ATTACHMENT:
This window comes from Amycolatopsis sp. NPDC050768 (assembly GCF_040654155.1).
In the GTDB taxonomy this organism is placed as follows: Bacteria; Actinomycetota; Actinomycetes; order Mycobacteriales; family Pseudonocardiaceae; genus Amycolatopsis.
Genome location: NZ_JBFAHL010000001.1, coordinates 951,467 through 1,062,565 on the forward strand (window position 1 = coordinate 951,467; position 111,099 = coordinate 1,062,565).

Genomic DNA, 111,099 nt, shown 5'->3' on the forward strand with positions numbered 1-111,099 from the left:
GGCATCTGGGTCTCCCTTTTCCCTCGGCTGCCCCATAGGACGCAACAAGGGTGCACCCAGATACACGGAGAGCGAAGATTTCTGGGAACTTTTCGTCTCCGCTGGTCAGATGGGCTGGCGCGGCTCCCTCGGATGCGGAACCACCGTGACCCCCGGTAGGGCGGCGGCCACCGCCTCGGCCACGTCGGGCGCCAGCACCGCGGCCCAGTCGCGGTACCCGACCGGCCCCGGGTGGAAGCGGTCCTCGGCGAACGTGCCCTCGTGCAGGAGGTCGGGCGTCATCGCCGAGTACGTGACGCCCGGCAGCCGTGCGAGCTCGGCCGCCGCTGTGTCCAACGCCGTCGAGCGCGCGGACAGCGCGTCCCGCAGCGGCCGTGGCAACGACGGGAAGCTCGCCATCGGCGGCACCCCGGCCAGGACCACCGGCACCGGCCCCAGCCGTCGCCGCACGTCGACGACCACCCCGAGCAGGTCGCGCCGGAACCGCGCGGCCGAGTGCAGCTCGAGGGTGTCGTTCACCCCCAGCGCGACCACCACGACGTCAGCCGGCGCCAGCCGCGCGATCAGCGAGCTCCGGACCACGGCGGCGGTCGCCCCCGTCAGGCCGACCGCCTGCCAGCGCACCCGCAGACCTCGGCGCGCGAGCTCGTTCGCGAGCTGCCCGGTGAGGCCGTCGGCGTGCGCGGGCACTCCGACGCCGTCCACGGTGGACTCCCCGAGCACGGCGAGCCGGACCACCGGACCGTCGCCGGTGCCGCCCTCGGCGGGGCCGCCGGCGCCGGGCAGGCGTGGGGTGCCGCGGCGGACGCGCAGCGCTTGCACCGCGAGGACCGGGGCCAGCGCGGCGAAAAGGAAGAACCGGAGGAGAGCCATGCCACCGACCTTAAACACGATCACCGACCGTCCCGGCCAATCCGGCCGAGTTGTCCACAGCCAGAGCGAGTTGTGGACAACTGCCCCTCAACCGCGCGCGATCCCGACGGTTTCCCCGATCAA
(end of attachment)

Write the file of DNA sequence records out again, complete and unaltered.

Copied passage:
This window comes from Amycolatopsis sp. NPDC050768 (assembly GCF_040654155.1).
In the GTDB taxonomy this organism is placed as follows: Bacteria; Actinomycetota; Actinomycetes; order Mycobacteriales; family Pseudonocardiaceae; genus Amycolatopsis.
Genome location: NZ_JBFAHL010000001.1, coordinates 951,467 through 1,062,565 on the forward strand (window position 1 = coordinate 951,467; position 111,099 = coordinate 1,062,565).

Genomic DNA, 111,099 nt, shown 5'->3' on the forward strand with positions numbered 1-111,099 from the left:
GGCATCTGGGTCTCCCTTTTCCCTCGGCTGCCCCATAGGACGCAACAAGGGTGCACCCAGATACACGGAGAGCGAAGATTTCTGGGAACTTTTCGTCTCCGCTGGTCAGATGGGCTGGCGCGGCTCCCTCGGATGCGGAACCACCGTGACCCCCGGTAGGGCGGCGGCCACCGCCTCGGCCACGTCGGGCGCCAGCACCGCGGCCCAGTCGCGGTACCCGACCGGCCCCGGGTGGAAGCGGTCCTCGGCGAACGTGCCCTCGTGCAGGAGGTCGGGCGTCATCGCCGAGTACGTGACGCCCGGCAGCCGTGCGAGCTCGGCCGCCGCTGTGTCCAACGCCGTCGAGCGCGCGGACAGCGCGTCCCGCAGCGGCCGTGGCAACGACGGGAAGCTCGCCATCGGCGGCACCCCGGCCAGGACCACCGGCACCGGCCCCAGCCGTCGCCGCACGTCGACGACCACCCCGAGCAGGTCGCGCCGGAACCGCGCGGCCGAGTGCAGCTCGAGGGTGTCGTTCACCCCCAGCGCGACCACCACGACGTCAGCCGGCGCCAGCCGCGCGATCAGCGAGCTCCGGACCACGGCGGCGGTCGCCCCCGTCAGGCCGACCGCCTGCCAGCGCACCCGCAGACCTCGGCGCGCGAGCTCGTTCGCGAGCTGCCCGGTGAGGCCGTCGGCGTGCGCGGGCACTCCGACGCCGTCCACGGTGGACTCCCCGAGCACGGCGAGCCGGACCACCGGACCGTCGCCGGTGCCGCCCTCGGCGGGGCCGCCGGCGCCGGGCAGGCGTGGGGTGCCGCGGCGGACGCGCAGCGCTTGCACCGCGAGGACCGGGGCCAGCGCGGCGAAAAGGAAGAACCGGAGGAGAGCCATGCCACCGACCTTAAACACGATCACCGACCGTCCCGGCCAATCCGGCCGAGTTGTCCACAGCCAGAGCGAGTTGTGGACAACTGCCCCTCAACCGCGCGCGATCCCGACGGTTTCCCCGATCAA